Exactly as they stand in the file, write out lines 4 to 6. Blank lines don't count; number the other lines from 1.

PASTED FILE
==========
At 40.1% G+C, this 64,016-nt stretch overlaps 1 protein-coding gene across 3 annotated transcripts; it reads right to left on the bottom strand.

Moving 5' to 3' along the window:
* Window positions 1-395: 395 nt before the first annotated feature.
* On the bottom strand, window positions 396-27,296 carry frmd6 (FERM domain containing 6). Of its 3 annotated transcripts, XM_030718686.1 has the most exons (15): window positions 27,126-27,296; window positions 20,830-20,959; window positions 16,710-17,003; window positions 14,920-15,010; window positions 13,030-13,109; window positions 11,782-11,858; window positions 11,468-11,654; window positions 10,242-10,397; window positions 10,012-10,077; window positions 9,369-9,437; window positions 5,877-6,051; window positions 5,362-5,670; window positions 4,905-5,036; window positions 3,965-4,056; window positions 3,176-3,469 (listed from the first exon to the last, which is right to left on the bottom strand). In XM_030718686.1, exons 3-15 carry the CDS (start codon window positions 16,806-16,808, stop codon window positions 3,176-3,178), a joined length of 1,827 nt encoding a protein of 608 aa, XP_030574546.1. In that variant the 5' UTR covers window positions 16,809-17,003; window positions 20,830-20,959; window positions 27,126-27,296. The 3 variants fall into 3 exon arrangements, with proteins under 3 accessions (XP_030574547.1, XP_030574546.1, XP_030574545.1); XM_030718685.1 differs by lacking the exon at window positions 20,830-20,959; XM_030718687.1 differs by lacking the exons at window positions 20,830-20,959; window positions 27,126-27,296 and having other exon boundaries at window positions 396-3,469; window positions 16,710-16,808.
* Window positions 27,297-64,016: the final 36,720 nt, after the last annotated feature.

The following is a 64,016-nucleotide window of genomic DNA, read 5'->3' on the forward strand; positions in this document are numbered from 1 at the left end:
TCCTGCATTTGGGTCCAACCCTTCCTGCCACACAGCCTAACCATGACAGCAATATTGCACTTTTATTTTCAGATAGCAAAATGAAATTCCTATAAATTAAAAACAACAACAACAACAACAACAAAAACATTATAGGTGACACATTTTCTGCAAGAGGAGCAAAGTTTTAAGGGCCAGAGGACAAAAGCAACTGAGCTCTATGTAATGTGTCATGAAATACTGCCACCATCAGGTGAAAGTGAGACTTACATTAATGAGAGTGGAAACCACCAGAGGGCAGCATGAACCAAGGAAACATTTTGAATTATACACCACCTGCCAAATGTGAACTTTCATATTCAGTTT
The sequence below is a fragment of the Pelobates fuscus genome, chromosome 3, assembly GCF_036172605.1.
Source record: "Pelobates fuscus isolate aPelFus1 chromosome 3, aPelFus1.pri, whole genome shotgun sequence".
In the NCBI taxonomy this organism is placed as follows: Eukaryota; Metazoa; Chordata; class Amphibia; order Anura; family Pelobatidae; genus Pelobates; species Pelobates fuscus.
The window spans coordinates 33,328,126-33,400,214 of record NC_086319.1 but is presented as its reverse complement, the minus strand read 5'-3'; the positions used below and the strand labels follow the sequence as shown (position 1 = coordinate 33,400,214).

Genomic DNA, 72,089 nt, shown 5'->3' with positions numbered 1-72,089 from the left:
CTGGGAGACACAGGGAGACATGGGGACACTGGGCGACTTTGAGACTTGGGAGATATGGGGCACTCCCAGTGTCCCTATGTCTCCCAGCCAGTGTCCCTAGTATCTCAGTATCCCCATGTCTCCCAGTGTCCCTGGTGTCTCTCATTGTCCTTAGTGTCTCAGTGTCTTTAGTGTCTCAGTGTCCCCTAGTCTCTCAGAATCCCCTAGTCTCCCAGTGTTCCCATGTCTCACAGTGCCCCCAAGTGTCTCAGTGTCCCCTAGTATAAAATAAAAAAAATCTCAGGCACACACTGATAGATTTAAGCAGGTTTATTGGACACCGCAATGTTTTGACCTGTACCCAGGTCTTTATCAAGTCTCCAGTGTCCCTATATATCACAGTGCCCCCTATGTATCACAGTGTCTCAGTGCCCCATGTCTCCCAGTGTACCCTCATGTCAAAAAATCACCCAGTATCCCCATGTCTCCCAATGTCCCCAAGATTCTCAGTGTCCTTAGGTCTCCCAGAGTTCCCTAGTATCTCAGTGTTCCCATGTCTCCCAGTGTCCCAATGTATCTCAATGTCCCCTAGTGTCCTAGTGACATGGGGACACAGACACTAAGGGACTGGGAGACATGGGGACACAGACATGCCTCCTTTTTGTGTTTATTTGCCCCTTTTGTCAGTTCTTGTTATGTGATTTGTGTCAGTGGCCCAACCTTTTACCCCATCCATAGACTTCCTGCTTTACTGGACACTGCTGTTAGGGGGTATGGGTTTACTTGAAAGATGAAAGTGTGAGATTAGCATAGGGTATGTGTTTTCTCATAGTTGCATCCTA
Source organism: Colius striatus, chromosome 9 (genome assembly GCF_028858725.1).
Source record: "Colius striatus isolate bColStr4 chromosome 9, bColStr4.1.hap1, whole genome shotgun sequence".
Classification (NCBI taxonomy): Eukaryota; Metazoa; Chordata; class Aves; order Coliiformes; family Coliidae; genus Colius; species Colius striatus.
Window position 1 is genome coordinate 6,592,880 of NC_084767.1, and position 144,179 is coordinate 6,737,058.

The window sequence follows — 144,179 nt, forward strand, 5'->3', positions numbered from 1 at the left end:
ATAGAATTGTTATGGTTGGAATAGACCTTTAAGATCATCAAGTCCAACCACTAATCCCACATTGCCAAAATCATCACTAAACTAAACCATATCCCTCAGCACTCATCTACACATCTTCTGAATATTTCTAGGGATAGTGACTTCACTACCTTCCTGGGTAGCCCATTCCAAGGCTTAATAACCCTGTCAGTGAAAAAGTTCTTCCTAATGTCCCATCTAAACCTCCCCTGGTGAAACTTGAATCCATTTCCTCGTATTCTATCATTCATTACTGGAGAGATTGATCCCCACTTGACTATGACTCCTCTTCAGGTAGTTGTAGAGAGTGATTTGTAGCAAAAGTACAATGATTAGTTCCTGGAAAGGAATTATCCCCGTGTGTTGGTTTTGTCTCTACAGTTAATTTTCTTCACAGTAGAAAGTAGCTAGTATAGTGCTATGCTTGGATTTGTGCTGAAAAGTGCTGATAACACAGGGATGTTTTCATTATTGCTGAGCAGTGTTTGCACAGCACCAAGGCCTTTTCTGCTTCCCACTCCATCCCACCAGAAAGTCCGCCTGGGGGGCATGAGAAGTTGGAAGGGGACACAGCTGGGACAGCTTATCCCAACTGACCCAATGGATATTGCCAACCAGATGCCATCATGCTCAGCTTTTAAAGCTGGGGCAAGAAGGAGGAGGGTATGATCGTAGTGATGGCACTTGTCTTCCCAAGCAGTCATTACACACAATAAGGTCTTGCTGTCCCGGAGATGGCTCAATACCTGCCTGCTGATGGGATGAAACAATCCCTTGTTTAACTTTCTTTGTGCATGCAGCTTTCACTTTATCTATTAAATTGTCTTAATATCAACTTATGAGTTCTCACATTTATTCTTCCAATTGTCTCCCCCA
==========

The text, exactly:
* On the bottom strand, window positions 396-27,296 carry frmd6 (FERM domain containing 6). Of its 3 annotated transcripts, XM_030718686.1 has the most exons (15): window positions 27,126-27,296; window positions 20,830-20,959; window positions 16,710-17,003; window positions 14,920-15,010; window positions 13,030-13,109; window positions 11,782-11,858; window positions 11,468-11,654; window positions 10,242-10,397; window positions 10,012-10,077; window positions 9,369-9,437; window positions 5,877-6,051; window positions 5,362-5,670; window positions 4,905-5,036; window positions 3,965-4,056; window positions 3,176-3,469 (listed from the first exon to the last, which is right to left on the bottom strand). In XM_030718686.1, exons 3-15 carry the CDS (start codon window positions 16,806-16,808, stop codon window positions 3,176-3,178), a joined length of 1,827 nt encoding a protein of 608 aa, XP_030574546.1. In that variant the 5' UTR covers window positions 16,809-17,003; window positions 20,830-20,959; window positions 27,126-27,296. The 3 variants fall into 3 exon arrangements, with proteins under 3 accessions (XP_030574547.1, XP_030574546.1, XP_030574545.1); XM_030718685.1 differs by lacking the exon at window positions 20,830-20,959; XM_030718687.1 differs by lacking the exons at window positions 20,830-20,959; window positions 27,126-27,296 and having other exon boundaries at window positions 396-3,469; window positions 16,710-16,808.
* Window positions 27,297-64,016: the final 36,720 nt, after the last annotated feature.

The following is a 64,016-nucleotide window of genomic DNA, read 5'->3' on the forward strand; positions in this document are numbered from 1 at the left end: